Monday, August 8, 2011

Interrogation: Justin Russell.

We have featured Justin Russell's Death Stop Holocaust and his upcoming, The Sleeper in Daily Poster posts.
I was attracted to his films through the amazing posters.
I was excited about his films through the super duper cool trailers.
Now, I will finally get to actually see one of Justin's films; on August 16th, Death Stop Holocaust will be slashing it's way to DVD. Pre-order your copy TODAY.
I asked Justin six questions and he was kind enough to answer.

1. It feels like you finished Death Stop Holocaust a long time ago. The DVD is set to be released August 16th. What has been going on with the film?
Distribution works in a lot of different ways. We spent a lot of time just trying to find a distributor for Death Stop. Once Media Blasters picked up the film, late last year, they did a pretty good job with the turnaround for DVD. It has felt like a long time for myself as well.

2. Both Death Stop Holocaust and your new feature, The Sleeper, have incredible posters. Can you talk about that process and who is creating these VHS box-worthy pieces of art?
My brother, Aaron Russell, is responsible for all the art for my features. Unfortunately his wonderful design for Death Stop was not used for the final box art. Aaron and I have always shared a similar vision with the horror genre, so when it came to the design we both put our heads together and come up with a concept. He always blows me away with his style and ability to create such great retro designs.

3. The Kickstarter for The Sleeper did not meet it's goal. How were you able to make The Sleeper? Did anyone that contributed on Kickstarter contact you outside the site, to help out?
Kickstarter was a way to grab some extra money for the production. The budget was already in place for the film, but I was hoping that Kickstarter could generate some extra funds. Unfortunately it didn't pan out, but I just went forward with the project anyway.

4. The poster is clearly a play on 80's slasher films and I saw on Facebook that you were collecting props from the 80's. However, the color grading and texture looks less stylized than I expected it to be in The Sleeper's trailer. Can you talk about your aesthetic choices with The Sleeper in terms of lighting, post effects, and color?
In reference to the style of the film, I wanted it to look as classic 80's as possible. If you look at all of the Slasher films of the 80's, they were all muted and desaturated. Death Stop Holocaust is a very vibrant and colorful movie. With The Sleeper, I made the aesthetic choice for a muted, dark/grainy look. It fits the winter/slasher feel perfectly in my opinion.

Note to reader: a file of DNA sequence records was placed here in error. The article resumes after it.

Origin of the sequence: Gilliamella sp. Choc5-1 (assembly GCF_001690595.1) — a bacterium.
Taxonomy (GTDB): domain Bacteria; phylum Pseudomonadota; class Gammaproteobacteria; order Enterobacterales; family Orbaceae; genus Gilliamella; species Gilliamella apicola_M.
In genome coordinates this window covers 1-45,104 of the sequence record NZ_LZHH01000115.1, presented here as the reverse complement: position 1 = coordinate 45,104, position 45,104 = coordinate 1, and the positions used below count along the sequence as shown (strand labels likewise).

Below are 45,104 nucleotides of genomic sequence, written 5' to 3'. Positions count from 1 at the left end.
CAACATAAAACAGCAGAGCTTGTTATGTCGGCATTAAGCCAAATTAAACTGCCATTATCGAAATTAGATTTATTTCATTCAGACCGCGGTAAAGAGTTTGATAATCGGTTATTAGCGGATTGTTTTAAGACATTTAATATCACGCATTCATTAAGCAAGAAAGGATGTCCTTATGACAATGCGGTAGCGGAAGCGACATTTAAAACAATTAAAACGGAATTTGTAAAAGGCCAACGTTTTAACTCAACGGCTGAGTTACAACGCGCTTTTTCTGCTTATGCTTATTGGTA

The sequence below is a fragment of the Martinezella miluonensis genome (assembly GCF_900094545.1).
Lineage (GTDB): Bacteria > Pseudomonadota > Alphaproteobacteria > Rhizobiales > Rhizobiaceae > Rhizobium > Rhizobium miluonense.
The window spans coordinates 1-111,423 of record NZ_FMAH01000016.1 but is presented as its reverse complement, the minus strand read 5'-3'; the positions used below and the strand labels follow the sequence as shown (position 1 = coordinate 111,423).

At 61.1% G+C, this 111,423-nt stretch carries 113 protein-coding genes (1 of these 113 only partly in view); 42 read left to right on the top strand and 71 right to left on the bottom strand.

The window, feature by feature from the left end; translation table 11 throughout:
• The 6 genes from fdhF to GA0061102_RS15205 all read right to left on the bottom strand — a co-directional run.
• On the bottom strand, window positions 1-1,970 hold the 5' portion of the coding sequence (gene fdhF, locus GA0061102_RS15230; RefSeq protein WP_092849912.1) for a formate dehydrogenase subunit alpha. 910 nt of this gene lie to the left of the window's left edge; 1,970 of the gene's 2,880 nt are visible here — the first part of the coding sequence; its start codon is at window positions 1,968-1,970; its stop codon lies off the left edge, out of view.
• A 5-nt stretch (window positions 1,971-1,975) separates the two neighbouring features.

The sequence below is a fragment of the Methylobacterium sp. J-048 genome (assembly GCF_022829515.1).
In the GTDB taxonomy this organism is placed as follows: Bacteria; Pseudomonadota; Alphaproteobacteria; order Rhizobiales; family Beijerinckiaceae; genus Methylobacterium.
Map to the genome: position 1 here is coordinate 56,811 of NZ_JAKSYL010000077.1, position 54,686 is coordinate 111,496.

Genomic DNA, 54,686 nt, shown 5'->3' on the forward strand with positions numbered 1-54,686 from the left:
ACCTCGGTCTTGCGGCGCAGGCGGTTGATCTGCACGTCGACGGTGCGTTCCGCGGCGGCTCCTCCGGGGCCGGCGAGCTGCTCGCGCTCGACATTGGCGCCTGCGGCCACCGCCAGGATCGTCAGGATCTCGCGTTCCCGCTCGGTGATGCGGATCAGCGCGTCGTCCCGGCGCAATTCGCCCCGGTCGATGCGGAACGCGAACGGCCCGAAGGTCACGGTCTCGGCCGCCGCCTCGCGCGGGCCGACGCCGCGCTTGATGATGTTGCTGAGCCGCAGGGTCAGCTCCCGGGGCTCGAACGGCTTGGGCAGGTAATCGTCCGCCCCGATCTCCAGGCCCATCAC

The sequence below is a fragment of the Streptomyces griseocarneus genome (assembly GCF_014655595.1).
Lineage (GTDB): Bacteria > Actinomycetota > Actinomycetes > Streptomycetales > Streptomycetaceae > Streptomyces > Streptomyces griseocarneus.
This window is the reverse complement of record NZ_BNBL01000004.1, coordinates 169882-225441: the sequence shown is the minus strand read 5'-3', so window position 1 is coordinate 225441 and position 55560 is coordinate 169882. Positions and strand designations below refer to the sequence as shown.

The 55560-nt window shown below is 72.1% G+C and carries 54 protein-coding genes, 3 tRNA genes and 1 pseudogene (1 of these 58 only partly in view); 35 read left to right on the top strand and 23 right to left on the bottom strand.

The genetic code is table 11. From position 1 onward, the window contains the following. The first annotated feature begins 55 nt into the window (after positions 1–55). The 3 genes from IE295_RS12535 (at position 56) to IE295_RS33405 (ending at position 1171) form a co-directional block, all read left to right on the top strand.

5. Can you talk a little bit about the crop of 1980's throwback films? It seems to have taken off from Tarantino and Rodriguez's 70's throwback, Grindhouse, continued, in theme, with the "80's in spirit" Hatchet, and masterfully done with House of the Devil. What's the allure?
I think the allure of 80's style films in the last 5 years is coming from a lack of good horror being generated by Hollywood. I have been a huge fan of all the retro films, Grindhouse, House of the Devil, Hobo with a Shotgun, etc. The style and feel of the films from the 80's is something that has been lost by horror filmmakers today. I think audiences are ready for this retro aesthetic. A lot of horror fans will tell you the golden age of horror was the late 70's through mid 80's. As a horror filmmaker, I just hope to recapture some of that magic that was lost so many years ago.

6. Where are you at with The Sleeper? Any touring plans for the film? Distribution?
The Sleeper is currently shopping for distribution and has been entered in a few festivals. I hope to have a deal locked with the film soon. I am eager to show this film to the fans and hear whether or not I was successful in taking you back to 1981.

Thanks so much to Justin for indulging me. Now, I can't wait to get my grubby mitts on a copy of Death Stop Holocaust on the 16th.

Poster courtesy of Wrong Side of the Art.

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